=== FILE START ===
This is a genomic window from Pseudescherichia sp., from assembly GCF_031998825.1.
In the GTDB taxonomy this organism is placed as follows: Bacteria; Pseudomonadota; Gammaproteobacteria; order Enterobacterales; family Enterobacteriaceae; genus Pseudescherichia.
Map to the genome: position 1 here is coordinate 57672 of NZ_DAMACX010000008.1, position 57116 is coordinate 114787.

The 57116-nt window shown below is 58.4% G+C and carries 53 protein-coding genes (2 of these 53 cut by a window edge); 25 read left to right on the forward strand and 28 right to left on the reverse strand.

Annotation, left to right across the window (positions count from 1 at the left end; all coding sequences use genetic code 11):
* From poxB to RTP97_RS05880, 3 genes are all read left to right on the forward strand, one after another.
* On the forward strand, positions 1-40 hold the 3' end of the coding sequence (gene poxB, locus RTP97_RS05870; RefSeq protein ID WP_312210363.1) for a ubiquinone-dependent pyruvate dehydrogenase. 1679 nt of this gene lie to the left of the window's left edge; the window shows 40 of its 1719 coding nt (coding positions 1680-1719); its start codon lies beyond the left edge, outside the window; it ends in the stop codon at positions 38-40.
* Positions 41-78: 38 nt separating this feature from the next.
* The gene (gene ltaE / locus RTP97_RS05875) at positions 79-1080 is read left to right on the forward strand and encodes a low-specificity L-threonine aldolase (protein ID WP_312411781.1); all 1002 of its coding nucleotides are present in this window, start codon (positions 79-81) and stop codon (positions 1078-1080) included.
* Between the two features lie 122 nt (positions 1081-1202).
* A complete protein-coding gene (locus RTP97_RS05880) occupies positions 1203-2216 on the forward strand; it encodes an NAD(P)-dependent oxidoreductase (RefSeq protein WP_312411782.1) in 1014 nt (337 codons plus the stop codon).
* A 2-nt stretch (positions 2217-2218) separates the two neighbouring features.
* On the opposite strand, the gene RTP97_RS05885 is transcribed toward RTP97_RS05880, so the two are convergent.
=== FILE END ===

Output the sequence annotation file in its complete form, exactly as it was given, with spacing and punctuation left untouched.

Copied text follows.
This is a genomic window from Pseudescherichia sp., from assembly GCF_031998825.1.
In the GTDB taxonomy this organism is placed as follows: Bacteria; Pseudomonadota; Gammaproteobacteria; order Enterobacterales; family Enterobacteriaceae; genus Pseudescherichia.
Map to the genome: position 1 here is coordinate 57672 of NZ_DAMACX010000008.1, position 57116 is coordinate 114787.

The 57116-nt window shown below is 58.4% G+C and carries 53 protein-coding genes (2 of these 53 cut by a window edge); 25 read left to right on the forward strand and 28 right to left on the reverse strand.

Annotation, left to right across the window (positions count from 1 at the left end; all coding sequences use genetic code 11):
* From poxB to RTP97_RS05880, 3 genes are all read left to right on the forward strand, one after another.
* On the forward strand, positions 1-40 hold the 3' end of the coding sequence (gene poxB, locus RTP97_RS05870; RefSeq protein ID WP_312210363.1) for a ubiquinone-dependent pyruvate dehydrogenase. 1679 nt of this gene lie to the left of the window's left edge; the window shows 40 of its 1719 coding nt (coding positions 1680-1719); its start codon lies beyond the left edge, outside the window; it ends in the stop codon at positions 38-40.
* Positions 41-78: 38 nt separating this feature from the next.
* The gene (gene ltaE / locus RTP97_RS05875) at positions 79-1080 is read left to right on the forward strand and encodes a low-specificity L-threonine aldolase (protein ID WP_312411781.1); all 1002 of its coding nucleotides are present in this window, start codon (positions 79-81) and stop codon (positions 1078-1080) included.
* Between the two features lie 122 nt (positions 1081-1202).
* A complete protein-coding gene (locus RTP97_RS05880) occupies positions 1203-2216 on the forward strand; it encodes an NAD(P)-dependent oxidoreductase (RefSeq protein WP_312411782.1) in 1014 nt (337 codons plus the stop codon).
* A 2-nt stretch (positions 2217-2218) separates the two neighbouring features.
* On the opposite strand, the gene RTP97_RS05885 is transcribed toward RTP97_RS05880, so the two are convergent.